While it would be a mistake to abandon “work” as a taxonomic category, its implied immutability, reliance on written notation, and dominance in conventional hierarchies of music have generated much criticism. British musicologist Michael Talbot brought focus to these objections at a symposium entitled “Musical Work: Reality or Invention?“ (University of Liverpool, 1998). Among other things, participants argued that a musical work is a historically and culturally conditioned construct of relatively recent lineage. Ethnomusicologists and popular music scholars noted that musical works provide only one possible way of understanding music-cultures, and have little analogy in global contexts. Avant-garde and improvisational musicians disputed the fixity implicit in the concept, showing how spontaneous input exists within the fuzzy edges of their music. Technologists pointed out that computers offer new and evolving ways of encoding and producing music that bypass the written page. What these challenges propose is that work is not only a limited concept, but also undeserving of the legitimacy it is typically given vis-á-vis other types of music.

Still, it is possible to retrieve the idea of work and apply it to all music—not just pieces in the classical mold. Such an approach requires looking at the term from the opposite direction, wherein fixity is replaced with action and stability with fluidity. Instead of seeing work as a final product, we can understand it as effort exerted toward a result.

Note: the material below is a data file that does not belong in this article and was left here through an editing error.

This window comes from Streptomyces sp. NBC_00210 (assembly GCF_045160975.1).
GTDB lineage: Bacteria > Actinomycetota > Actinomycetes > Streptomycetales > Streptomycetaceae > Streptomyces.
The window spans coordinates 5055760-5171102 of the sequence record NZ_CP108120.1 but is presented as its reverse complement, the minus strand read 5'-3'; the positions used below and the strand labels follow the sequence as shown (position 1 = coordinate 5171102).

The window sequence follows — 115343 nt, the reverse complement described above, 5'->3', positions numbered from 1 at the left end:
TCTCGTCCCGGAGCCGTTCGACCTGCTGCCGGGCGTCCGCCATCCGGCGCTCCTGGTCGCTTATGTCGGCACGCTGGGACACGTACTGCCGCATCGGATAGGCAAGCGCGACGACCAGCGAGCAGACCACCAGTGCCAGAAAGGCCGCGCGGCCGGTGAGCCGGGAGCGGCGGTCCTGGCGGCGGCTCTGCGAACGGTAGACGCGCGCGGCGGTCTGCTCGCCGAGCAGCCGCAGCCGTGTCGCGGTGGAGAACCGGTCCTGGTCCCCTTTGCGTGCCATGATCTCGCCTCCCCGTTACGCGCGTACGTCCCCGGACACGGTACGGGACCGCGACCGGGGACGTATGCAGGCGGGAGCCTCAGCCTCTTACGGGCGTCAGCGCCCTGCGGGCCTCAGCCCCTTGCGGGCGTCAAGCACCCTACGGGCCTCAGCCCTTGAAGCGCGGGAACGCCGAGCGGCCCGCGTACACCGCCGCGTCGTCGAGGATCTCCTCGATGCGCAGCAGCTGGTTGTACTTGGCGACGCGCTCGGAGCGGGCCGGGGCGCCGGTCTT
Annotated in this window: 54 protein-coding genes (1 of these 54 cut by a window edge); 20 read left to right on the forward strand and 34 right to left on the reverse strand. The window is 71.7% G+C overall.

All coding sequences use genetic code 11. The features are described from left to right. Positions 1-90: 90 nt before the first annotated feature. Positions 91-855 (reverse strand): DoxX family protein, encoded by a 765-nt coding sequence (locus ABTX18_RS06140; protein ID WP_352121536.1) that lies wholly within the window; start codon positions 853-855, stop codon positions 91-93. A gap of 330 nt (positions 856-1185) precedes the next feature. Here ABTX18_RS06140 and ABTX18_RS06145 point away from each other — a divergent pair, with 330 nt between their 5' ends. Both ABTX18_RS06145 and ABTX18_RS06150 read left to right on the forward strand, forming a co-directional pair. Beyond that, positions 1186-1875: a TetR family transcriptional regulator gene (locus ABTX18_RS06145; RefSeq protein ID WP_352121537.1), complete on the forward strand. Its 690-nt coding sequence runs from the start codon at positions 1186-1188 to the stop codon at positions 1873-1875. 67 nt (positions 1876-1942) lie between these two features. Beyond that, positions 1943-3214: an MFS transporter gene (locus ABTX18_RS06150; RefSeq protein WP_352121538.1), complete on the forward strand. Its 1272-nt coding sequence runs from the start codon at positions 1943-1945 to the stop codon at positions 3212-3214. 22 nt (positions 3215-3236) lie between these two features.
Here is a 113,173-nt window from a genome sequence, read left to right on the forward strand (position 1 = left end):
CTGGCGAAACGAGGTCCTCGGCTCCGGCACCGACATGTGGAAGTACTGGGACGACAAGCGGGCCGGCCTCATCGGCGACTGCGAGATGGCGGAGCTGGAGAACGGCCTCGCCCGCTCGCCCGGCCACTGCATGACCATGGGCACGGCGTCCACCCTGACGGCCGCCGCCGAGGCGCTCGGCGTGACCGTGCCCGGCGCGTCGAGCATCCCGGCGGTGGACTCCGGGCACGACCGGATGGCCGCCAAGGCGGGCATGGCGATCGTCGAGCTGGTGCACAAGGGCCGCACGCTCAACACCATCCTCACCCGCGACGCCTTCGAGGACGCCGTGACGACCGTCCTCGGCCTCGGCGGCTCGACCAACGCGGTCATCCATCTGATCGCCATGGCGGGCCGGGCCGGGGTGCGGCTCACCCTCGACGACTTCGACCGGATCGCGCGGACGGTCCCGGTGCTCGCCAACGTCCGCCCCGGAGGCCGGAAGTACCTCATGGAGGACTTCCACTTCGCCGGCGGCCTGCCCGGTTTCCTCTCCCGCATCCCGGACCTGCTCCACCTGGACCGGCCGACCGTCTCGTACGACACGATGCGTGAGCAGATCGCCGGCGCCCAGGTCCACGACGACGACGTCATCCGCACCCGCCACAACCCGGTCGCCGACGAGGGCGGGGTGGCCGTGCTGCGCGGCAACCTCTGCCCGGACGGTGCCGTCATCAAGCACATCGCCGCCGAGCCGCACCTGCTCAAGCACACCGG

Viewing work as a tightly constructed end product obscures the activeness of music. Musical performance is labor-intensive. Whether scripted or unscripted, premeditated or unplanned, music unfolds in real-time. Musicians actively perform it, listeners actively receive it, and the participation of both parties actively shapes the musical outcome. If there happens to be sheet music, it is a blueprint rather than a culmination of the composer’s vision. In order to become music, the notes must be decoded by musicians, who bring their own experiences to bear, and interpreted by listeners, who bring their experiences to bear as well. The composer sets the musical process in motion, but the music itself is recreated each time it is performed.

Scholars are becoming increasingly aware of music’s global diversity, the artistic value of popular forms, and new avenues of musical thought and practice. These realities, along with an aversion to ethnocentrism, have contributed to growing dissatisfaction with “work” as a high and reliable measurement of music. Its implied changelessness and reliance on written notation make it obsolete in many instances. But if we take work to mean an activity involving efforts and outcomes, then all music is work.

Visit Jonathan’s website to keep up on his latest endeavors, browse his book and article archives, and listen to sample compositions.